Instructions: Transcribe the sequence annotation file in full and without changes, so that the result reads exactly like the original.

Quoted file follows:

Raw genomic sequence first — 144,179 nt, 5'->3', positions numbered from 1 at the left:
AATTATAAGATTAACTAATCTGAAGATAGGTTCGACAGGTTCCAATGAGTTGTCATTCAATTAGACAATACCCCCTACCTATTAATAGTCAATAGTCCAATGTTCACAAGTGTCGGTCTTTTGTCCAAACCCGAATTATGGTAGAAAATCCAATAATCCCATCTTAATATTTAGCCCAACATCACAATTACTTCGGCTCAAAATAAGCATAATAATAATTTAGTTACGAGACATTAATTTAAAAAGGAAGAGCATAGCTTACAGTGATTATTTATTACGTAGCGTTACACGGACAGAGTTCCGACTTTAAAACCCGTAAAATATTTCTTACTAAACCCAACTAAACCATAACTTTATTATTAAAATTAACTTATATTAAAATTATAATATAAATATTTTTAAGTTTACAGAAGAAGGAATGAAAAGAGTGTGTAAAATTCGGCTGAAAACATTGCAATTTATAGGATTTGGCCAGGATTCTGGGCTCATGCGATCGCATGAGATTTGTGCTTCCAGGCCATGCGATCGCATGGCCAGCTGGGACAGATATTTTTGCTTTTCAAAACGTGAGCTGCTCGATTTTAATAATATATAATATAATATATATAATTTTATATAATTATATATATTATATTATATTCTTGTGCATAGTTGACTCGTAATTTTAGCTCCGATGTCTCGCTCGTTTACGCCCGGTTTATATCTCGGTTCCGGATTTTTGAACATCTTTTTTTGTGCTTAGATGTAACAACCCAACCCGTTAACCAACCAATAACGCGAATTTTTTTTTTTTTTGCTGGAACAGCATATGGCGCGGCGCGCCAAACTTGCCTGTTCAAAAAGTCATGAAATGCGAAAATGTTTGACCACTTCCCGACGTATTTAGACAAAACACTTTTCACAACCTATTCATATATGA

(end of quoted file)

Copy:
Raw genomic sequence first — 144,179 nt, 5'->3', positions numbered from 1 at the left:
AATTATAAGATTAACTAATCTGAAGATAGGTTCGACAGGTTCCAATGAGTTGTCATTCAATTAGACAATACCCCCTACCTATTAATAGTCAATAGTCCAATGTTCACAAGTGTCGGTCTTTTGTCCAAACCCGAATTATGGTAGAAAATCCAATAATCCCATCTTAATATTTAGCCCAACATCACAATTACTTCGGCTCAAAATAAGCATAATAATAATTTAGTTACGAGACATTAATTTAAAAAGGAAGAGCATAGCTTACAGTGATTATTTATTACGTAGCGTTACACGGACAGAGTTCCGACTTTAAAACCCGTAAAATATTTCTTACTAAACCCAACTAAACCATAACTTTATTATTAAAATTAACTTATATTAAAATTATAATATAAATATTTTTAAGTTTACAGAAGAAGGAATGAAAAGAGTGTGTAAAATTCGGCTGAAAACATTGCAATTTATAGGATTTGGCCAGGATTCTGGGCTCATGCGATCGCATGAGATTTGTGCTTCCAGGCCATGCGATCGCATGGCCAGCTGGGACAGATATTTTTGCTTTTCAAAACGTGAGCTGCTCGATTTTAATAATATATAATATAATATATATAATTTTATATAATTATATATATTATATTATATTCTTGTGCATAGTTGACTCGTAATTTTAGCTCCGATGTCTCGCTCGTTTACGCCCGGTTTATATCTCGGTTCCGGATTTTTGAACATCTTTTTTTGTGCTTAGATGTAACAACCCAACCCGTTAACCAACCAATAACGCGAATTTTTTTTTTTTTTGCTGGAACAGCATATGGCGCGGCGCGCCAAACTTGCCTGTTCAAAAAGTCATGAAATGCGAAAATGTTTGACCACTTCCCGACGTATTTAGACAAAACACTTTTCACAACCTATTCATATATGA